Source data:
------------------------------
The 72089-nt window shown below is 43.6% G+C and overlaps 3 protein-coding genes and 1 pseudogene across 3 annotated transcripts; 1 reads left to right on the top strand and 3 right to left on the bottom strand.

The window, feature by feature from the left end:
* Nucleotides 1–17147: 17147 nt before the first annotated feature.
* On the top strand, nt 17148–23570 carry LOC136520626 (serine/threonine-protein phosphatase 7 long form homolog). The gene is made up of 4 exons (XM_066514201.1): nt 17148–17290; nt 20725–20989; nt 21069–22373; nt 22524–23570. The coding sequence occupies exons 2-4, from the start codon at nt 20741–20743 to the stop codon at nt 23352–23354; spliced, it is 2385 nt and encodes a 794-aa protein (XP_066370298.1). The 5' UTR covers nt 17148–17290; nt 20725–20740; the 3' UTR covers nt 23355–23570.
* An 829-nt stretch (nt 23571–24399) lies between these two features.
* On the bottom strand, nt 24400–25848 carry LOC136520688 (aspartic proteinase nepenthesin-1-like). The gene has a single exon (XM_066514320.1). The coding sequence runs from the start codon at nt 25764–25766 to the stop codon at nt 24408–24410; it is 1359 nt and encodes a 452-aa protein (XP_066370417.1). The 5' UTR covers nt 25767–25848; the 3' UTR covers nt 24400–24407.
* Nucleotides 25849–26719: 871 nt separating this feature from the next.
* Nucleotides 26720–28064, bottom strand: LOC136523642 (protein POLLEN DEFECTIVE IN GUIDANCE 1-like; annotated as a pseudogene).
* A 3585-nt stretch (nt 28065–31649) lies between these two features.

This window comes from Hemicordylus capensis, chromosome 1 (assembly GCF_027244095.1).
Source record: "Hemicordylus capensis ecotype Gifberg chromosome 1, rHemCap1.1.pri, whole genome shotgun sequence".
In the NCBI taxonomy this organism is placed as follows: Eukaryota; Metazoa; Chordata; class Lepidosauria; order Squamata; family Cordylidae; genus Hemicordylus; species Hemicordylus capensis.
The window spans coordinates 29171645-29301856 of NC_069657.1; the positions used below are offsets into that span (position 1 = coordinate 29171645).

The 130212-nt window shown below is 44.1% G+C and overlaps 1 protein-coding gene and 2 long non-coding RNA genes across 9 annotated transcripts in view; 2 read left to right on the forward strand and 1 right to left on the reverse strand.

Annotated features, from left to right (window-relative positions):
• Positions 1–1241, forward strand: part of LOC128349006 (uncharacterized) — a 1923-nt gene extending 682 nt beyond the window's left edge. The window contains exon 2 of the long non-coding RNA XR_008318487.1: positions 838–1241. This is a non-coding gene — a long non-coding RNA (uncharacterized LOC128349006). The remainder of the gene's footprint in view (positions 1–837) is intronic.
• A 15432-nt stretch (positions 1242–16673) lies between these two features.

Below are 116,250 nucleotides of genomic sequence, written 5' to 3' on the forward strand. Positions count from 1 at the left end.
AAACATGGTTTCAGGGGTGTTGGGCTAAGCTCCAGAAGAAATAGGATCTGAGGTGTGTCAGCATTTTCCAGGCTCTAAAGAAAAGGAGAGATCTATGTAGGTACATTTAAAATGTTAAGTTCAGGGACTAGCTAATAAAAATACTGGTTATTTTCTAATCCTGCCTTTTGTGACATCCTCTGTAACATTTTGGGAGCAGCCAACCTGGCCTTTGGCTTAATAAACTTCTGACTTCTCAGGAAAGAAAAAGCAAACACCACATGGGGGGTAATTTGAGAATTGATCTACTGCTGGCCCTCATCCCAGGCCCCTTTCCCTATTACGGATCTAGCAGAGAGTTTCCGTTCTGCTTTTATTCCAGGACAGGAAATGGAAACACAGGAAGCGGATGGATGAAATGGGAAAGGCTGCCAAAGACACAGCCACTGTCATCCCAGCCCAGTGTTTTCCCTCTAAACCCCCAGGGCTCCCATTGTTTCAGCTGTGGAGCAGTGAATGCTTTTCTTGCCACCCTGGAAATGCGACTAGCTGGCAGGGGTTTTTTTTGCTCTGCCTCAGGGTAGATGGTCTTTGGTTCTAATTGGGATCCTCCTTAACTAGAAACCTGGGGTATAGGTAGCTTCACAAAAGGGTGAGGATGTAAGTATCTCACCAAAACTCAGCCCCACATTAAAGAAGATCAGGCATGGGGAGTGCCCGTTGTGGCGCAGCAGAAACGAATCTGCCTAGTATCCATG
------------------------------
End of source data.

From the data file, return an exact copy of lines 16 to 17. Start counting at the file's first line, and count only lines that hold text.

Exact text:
• Positions 1–1241, forward strand: part of LOC128349006 (uncharacterized) — a 1923-nt gene extending 682 nt beyond the window's left edge. The window contains exon 2 of the long non-coding RNA XR_008318487.1: positions 838–1241. This is a non-coding gene — a long non-coding RNA (uncharacterized LOC128349006). The remainder of the gene's footprint in view (positions 1–837) is intronic.
• A 15432-nt stretch (positions 1242–16673) lies between these two features.